Miami Book Fair: Melvin Van Peebles
To try to breeze through the accomplishments of award-winning writer, director, playwright, composer, and auteur Melvin Van Peebles would be more like making your way through an onslaught of gale-force winds.One of the pioneering black artists in America's history, he has contributed highly acclaimed works of art such as the groundbreaking piece of cinematic candy, Sweet Sweetback's Baadasssss Song, which is still referenced as one of the most innovative examples of guerrilla filmmaking to date.
Of the many obstacles Doofus has to endure before being awarded with an "ex-" in front of his name, the ride he takes in the beginning of the story is probably the most potent. After hitching a ride with a truck-driving goon, Doofus is forced to take a hasty dive into the Hudson River to escape heat-wielding thugs who believed in the mantra "Shoot now, ask later." Doofus, the lucky sap, thinks he's a goner but is rescued by an inner tube headed for the bright lights of New York City. The near-death experience followed by his emergence from the river results in a rebirth that leaves him dripping with the amniotic fluids of the big city. It is there where Doofus begins an adventure that takes him overseas, to love, and, finally, to self-awareness.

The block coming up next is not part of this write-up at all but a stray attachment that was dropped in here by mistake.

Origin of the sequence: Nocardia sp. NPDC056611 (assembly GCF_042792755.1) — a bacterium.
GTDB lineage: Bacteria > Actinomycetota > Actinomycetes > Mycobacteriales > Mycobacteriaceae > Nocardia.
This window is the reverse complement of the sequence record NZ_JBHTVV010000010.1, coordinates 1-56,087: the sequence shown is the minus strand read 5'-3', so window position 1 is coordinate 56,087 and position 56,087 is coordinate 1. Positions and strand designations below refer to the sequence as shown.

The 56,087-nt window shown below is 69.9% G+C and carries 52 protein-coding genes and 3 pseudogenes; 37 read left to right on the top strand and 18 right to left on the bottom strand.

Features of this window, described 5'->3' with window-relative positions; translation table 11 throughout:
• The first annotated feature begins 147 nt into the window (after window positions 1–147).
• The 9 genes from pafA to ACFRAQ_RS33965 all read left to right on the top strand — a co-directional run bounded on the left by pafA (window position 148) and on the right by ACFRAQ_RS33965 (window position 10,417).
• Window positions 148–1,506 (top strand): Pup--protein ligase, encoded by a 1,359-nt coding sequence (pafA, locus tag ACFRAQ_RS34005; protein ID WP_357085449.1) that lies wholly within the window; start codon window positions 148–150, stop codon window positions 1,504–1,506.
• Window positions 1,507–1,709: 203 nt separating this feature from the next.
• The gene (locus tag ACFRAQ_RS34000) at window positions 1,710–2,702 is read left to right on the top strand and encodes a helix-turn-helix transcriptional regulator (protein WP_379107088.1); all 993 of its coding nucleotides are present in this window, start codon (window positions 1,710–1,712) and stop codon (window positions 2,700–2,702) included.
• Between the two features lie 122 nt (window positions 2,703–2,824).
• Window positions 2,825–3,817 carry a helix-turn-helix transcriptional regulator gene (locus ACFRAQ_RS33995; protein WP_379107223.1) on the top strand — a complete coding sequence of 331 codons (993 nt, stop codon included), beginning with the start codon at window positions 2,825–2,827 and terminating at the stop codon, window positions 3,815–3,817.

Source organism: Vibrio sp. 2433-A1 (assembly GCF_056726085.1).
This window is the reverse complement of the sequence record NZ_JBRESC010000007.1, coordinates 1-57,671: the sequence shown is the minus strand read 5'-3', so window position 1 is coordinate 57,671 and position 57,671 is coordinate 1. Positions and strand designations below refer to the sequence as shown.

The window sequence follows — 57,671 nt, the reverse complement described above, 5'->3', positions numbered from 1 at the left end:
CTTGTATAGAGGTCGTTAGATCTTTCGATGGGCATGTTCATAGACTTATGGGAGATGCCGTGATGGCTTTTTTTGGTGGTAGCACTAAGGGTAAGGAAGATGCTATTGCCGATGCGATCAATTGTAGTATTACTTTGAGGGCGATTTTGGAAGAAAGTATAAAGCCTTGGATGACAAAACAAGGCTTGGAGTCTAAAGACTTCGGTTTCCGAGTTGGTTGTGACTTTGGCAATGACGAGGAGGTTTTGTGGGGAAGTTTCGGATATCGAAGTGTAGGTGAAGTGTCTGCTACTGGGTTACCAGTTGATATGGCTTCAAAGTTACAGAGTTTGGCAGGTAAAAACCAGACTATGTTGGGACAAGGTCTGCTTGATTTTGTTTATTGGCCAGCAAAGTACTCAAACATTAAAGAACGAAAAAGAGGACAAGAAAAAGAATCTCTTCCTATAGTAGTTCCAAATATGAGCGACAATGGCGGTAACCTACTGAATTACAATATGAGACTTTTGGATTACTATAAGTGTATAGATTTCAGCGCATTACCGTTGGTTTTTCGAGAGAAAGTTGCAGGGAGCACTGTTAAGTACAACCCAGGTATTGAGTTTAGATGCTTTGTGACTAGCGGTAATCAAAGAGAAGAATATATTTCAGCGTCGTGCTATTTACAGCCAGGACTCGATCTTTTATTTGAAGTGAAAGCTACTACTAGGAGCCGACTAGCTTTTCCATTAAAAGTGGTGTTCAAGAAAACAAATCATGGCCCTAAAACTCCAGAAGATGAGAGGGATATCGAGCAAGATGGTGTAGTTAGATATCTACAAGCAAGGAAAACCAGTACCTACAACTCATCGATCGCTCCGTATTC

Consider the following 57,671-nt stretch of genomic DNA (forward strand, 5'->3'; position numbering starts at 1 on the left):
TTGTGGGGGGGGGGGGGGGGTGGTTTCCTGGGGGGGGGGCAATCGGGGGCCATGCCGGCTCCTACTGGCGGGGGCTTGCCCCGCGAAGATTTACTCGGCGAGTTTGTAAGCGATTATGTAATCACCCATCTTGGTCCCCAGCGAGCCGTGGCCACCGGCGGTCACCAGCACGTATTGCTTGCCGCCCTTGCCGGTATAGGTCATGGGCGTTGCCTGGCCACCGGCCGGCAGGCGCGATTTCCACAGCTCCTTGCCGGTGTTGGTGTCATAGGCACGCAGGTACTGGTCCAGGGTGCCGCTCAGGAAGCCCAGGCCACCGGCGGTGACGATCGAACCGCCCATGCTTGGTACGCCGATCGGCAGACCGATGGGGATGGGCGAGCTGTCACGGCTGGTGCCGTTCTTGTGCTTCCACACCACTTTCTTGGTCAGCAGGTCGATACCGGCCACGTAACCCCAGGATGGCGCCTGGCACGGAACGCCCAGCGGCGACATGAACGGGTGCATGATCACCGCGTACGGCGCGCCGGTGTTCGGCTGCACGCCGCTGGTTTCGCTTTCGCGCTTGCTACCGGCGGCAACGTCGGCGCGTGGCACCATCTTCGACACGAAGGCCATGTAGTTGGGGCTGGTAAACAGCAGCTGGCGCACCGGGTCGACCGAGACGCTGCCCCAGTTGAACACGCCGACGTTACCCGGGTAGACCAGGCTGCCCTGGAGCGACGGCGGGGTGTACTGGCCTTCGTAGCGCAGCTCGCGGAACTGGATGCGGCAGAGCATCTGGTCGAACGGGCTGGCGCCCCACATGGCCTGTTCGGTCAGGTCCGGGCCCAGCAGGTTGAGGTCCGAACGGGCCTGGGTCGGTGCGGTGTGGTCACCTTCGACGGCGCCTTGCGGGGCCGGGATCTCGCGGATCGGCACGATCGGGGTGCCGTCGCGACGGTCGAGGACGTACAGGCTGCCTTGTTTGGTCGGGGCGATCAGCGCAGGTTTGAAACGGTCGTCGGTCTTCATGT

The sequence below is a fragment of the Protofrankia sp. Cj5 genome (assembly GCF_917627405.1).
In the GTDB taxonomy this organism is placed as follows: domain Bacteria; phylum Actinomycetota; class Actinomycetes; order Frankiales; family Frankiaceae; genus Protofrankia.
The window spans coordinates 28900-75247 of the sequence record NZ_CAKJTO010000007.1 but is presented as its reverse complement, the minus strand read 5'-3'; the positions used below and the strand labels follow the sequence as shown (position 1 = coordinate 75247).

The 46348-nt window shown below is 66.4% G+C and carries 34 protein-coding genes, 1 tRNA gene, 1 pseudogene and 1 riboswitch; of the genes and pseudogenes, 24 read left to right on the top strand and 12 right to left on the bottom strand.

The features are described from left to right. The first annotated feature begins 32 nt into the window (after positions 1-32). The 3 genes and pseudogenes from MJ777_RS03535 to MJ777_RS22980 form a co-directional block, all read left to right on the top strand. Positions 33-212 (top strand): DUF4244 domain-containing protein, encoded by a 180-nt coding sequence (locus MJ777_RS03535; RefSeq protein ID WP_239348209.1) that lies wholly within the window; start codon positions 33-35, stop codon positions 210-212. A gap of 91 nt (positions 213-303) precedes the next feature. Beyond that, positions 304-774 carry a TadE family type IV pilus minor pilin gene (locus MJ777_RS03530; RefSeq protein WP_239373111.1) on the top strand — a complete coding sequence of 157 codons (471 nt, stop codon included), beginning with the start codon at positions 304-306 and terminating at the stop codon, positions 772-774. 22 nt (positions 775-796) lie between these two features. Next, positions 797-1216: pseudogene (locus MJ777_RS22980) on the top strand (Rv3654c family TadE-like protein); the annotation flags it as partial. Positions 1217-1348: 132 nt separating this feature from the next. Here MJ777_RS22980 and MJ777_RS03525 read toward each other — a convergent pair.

Throughout his career, Van Peebles has consistently blasted through rules of convention, whether it was becoming the first black man to sit on the New York Stock Exchange or the first to enter the director's union. He's known for composing works in ways that have never been done before, so when conceptualizing the format of Confessions, he did his research, discovered the increasingly popular genre of graphic novels, collaborated with rising star Caktuz..?!3, and did it his own way using film stills as well as illustrations. "As far as I was concerned, it's a dream to draw the things that you had in mind," he says, "[to show that] this is what I mean, this is what I mean... I really like the idea of a graphic novel. It's not very complicated, but I find it a wonderful way of telling what you're thinking."
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